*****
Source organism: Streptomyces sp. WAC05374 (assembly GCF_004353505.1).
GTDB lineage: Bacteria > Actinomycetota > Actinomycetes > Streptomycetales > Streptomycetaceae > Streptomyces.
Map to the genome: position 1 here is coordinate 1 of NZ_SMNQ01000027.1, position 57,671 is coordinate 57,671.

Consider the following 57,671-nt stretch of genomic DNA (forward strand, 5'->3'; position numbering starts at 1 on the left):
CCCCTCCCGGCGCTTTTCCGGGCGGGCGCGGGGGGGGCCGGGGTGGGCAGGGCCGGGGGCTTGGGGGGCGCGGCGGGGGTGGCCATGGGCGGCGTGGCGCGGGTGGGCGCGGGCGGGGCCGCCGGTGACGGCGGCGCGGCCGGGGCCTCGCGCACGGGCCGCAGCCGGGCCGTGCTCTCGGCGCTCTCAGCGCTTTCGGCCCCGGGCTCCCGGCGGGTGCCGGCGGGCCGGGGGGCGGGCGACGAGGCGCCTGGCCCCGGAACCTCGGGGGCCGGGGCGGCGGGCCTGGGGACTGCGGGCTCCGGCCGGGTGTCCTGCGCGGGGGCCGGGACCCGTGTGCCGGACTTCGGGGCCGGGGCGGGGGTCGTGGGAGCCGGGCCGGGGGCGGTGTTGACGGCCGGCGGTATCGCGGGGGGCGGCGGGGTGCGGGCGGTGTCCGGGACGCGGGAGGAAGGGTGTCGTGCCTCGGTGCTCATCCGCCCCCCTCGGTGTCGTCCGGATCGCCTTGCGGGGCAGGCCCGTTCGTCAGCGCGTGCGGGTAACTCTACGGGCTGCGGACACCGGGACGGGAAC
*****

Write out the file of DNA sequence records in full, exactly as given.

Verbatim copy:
Source organism: Streptomyces sp. WAC05374 (assembly GCF_004353505.1).
GTDB lineage: Bacteria > Actinomycetota > Actinomycetes > Streptomycetales > Streptomycetaceae > Streptomyces.
Map to the genome: position 1 here is coordinate 1 of NZ_SMNQ01000027.1, position 57,671 is coordinate 57,671.

Consider the following 57,671-nt stretch of genomic DNA (forward strand, 5'->3'; position numbering starts at 1 on the left):
CCCCTCCCGGCGCTTTTCCGGGCGGGCGCGGGGGGGGCCGGGGTGGGCAGGGCCGGGGGCTTGGGGGGCGCGGCGGGGGTGGCCATGGGCGGCGTGGCGCGGGTGGGCGCGGGCGGGGCCGCCGGTGACGGCGGCGCGGCCGGGGCCTCGCGCACGGGCCGCAGCCGGGCCGTGCTCTCGGCGCTCTCAGCGCTTTCGGCCCCGGGCTCCCGGCGGGTGCCGGCGGGCCGGGGGGCGGGCGACGAGGCGCCTGGCCCCGGAACCTCGGGGGCCGGGGCGGCGGGCCTGGGGACTGCGGGCTCCGGCCGGGTGTCCTGCGCGGGGGCCGGGACCCGTGTGCCGGACTTCGGGGCCGGGGCGGGGGTCGTGGGAGCCGGGCCGGGGGCGGTGTTGACGGCCGGCGGTATCGCGGGGGGCGGCGGGGTGCGGGCGGTGTCCGGGACGCGGGAGGAAGGGTGTCGTGCCTCGGTGCTCATCCGCCCCCCTCGGTGTCGTCCGGATCGCCTTGCGGGGCAGGCCCGTTCGTCAGCGCGTGCGGGTAACTCTACGGGCTGCGGACACCGGGACGGGAAC